FARMERSVILLE – The Farmersville Town Board voted 4-0 Monday to approve a new wind law allowing 600-foot wind turbines with smaller setbacks than the 2018 local law the Cattaraugus County Planning Board turned down.
Board member Richard Westfall, who has a wind lease with Alle-Catt Wind Farm developer Invenergy, recused himself from voting. That meant all four remaining board members had to vote yes to provide the “supermajority” to overcome opposition from the county Planning Board.
Supervisor Robert Karcher, Deputy Supervisor Richard Zink, Pamela Tilton and George Duncan all voted yes to the dismay of Alle-Catt opponents.
Attorneys for Farmersville United, which claims the town board hasn’t listened to residents’ health concerns from the 600-foot industrial turbines, notified board members prior to Monday’s meeting they could expect a lawsuit.
Karcher, whose in-laws have a wind lease with Invenergy, did not participate in the town board’s vote on a letters of intent for a combined community host agreement and payment in lieu of taxes (P.I.L.O.T.) of nearly $669,000 a year. Nor did Westfall.
Town Attorney David DiMatteo said he didn’t find any board members in conflict to vote on the new wind law, but that Westfall decided to do so voluntarily. He said neither Karcher or Zink, whose parents have a wind lease in another town, were in conflict on voting on the wind law.
Farmersville United members sought greater setbacks from the wind turbines to residences, a limit of 40 dBA instead of 50 dBA and no change in the 450-foot limit on the height of wind turbines. Members also asked for a guarantee on the value of their property and for a limit on shadow flicker.
Some people were barred from Monday’s meeting at the Farmersville Town Hall due to a 50-person limit on the number of people using the room. A constable kept a tight rein on the number of people in the room.
Several residents who made prior requests were each allowed to speak for 3 minutes at the meeting.
Ginger Schroder, a Farmersville resident and attorney representing Farmersville United, noted residents had “begged the board for greater protections” but the new law introduced last month included smaller setbacks of 1,500 feet from a residence and 1.1 times tip height to a property line, or 660 feet.
Schroder asked Karcher who paid for his professional campaign mail sent out prior to the June 25 primary election. She said he failed to file a disclosure. Karcher lost in the Republican primary to Peter Lounsbury and will not be on the ballot in November.
Farmersville United contend that Invenergy saw the pro-wind majority on the town board slipping away in 2020 and pushed board members to resurrect the wind law after the primary.
Schroder contended that neither DiMatteo nor any of the board members read the wind law she said was prepared by Invenergy. “You are doing this because Invenergy wants you to do this,” she said.
The town board’s role should be to protect its citizens, Schroder added, predicting months and years of litigation.
Mark Heberling, president of Farmersville United, said residents’ voices had been clearly heard at public hearings, but that the board has refused to listen. With the exception of the supervisor, other board members have setbacks ranging from 1.5 miles to 2.8 miles.
“You are considering a wind law that is worse than the one the county rejected,” Heberling said.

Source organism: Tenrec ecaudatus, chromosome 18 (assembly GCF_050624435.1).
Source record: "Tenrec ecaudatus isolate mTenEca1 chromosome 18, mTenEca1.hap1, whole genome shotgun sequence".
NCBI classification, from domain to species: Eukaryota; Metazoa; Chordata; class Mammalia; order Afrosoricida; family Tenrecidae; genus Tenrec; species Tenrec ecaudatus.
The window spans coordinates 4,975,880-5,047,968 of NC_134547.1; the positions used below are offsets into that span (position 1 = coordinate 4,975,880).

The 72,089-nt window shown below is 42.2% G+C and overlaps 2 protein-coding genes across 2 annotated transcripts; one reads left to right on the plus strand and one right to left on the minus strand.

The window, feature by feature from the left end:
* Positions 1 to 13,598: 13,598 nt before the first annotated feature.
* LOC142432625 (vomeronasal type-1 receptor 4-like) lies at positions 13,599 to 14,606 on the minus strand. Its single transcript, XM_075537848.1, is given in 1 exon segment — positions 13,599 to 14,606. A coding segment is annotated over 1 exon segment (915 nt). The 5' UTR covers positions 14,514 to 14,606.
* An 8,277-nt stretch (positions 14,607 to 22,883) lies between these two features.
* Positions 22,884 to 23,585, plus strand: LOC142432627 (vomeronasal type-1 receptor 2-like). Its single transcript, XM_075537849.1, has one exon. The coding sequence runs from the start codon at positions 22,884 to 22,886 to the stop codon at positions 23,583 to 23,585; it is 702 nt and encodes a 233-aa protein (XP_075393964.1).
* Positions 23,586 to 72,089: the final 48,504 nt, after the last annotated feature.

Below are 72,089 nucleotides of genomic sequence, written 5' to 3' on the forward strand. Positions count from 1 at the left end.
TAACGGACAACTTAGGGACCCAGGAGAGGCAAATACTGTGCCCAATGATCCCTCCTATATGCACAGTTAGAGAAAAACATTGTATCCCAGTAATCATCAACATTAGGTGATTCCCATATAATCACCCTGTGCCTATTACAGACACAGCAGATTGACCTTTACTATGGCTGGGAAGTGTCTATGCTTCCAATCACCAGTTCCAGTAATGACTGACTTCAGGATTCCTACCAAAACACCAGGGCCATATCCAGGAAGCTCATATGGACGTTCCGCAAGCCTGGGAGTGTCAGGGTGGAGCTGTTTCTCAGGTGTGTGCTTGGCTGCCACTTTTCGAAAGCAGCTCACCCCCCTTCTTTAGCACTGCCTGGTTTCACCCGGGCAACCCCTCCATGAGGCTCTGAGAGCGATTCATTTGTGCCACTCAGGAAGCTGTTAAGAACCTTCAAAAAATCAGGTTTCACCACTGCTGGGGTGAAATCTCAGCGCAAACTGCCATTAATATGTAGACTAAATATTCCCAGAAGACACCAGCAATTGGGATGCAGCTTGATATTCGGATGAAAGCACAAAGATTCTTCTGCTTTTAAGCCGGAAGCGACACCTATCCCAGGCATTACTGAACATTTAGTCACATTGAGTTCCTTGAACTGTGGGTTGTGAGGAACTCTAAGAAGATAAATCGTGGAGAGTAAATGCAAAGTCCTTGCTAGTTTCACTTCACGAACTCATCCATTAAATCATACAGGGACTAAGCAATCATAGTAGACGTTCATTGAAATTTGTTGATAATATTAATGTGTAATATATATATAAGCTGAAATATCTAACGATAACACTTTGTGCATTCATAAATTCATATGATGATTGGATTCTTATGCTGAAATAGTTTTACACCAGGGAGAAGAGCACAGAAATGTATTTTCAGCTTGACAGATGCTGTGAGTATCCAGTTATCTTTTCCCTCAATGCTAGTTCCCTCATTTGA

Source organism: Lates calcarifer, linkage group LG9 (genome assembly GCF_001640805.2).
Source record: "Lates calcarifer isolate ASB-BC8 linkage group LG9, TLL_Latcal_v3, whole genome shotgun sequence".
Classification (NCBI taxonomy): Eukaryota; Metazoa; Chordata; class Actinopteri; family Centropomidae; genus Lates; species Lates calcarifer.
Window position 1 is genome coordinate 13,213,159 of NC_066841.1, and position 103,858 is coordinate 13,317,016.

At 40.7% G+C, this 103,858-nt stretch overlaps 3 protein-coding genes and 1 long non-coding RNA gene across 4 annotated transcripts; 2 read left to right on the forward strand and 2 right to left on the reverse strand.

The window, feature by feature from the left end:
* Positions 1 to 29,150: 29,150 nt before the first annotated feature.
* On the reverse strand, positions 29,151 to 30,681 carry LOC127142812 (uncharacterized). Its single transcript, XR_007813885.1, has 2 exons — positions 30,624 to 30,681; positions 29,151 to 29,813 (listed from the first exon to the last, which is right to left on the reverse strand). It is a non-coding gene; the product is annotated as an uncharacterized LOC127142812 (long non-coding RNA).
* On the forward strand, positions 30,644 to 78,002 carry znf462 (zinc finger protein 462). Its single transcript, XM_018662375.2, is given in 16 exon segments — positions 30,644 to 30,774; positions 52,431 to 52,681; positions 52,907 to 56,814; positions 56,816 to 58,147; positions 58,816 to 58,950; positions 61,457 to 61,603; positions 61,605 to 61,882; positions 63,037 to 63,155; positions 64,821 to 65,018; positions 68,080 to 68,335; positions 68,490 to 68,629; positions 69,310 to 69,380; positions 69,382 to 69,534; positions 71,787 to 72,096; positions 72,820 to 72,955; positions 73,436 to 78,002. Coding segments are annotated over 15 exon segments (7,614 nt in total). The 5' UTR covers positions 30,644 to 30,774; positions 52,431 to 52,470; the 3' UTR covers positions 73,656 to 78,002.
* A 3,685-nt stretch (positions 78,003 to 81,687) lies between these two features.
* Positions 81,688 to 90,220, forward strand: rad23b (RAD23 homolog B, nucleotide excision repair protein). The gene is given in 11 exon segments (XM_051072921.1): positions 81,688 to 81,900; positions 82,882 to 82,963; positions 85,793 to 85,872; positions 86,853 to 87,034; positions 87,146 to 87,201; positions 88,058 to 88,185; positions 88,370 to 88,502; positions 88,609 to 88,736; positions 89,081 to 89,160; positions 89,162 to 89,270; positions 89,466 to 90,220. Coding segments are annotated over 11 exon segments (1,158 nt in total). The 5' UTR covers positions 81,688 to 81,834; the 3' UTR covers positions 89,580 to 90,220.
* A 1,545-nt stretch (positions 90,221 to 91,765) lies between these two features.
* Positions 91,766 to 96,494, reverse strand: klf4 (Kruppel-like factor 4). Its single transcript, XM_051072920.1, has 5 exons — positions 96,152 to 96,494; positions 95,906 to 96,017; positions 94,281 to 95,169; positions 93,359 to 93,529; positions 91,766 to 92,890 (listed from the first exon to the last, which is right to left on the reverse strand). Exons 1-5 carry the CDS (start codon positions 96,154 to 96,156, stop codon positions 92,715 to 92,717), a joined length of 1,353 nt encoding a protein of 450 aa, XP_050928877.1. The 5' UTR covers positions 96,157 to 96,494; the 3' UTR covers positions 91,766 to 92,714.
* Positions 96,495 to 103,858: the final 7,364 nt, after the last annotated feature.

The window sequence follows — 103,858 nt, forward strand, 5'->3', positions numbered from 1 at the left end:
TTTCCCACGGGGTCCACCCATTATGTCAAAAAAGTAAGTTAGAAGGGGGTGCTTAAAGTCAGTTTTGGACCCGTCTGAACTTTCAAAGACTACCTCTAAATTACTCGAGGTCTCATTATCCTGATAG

The Farmersville United president said Invenergy had made a major, unannounced change in the siting of the batch concrete plant from Freedom to Farmersville. It will take 53,000 gallons of water a day from the aquifer. Also, the larger turbine blades will increase both noise and flicker.
“I’m very disappointed in all of you,” said Kathleen Kellogg. “Shame on you. You are going to have to live with yourselves later. You are supposed to represent us.”
Before the board voted, DiMatteo reminded them of the threat of litigation and advised them not to discuss it further.
The 2019 wind law replaces a 10-year-old law that limited the height of wind turbines to 450 feet.
The county planning board had cited the 600-foot height of the turbines as one of its major objections because it did not fit in with the rural character of the county.
Karcher left the meeting when the discussion turned to a proposed letter of intent on the host community agreement and road agreement. Both passed on 3-1 votes. The board will discuss the issues further at a work session Thursday at 6 p.m.
In the letter of intent, Invenergy notes its plan to seek tax breaks from the Cattaraugus County Industrial Development Agency. The company is offering $5,000 per megawatt per year, payable one year after the wind farm comes online. The agreement is for 20 years.
The P.I.L.O.T would be about $119,280, while the community host agreement would be $549,540, or $668,820 a year.
Invenergy spokesman Eric Miller pledged $50,000 toward the town’s legal costs.
Karcher said after the meeting that the host agreement would go a long way toward paying for the town’s budget. “I wanted to make sure the town gets as much money as we can.”
The town lost a couple of turbines along the way and will have 21 if the wind farm is approved by the state siting board.
“It’s a good law,” said Invenergy’s Miller. “It’s going to ensure a safe project and we can comply with the setbacks. We’ll be producing made in America energy in Cattaraugus County.”
No so fast, Schoder said after the meeting. “We served them with a litigation notice, it will be a very large lawsuit” against both the town and the town board individually.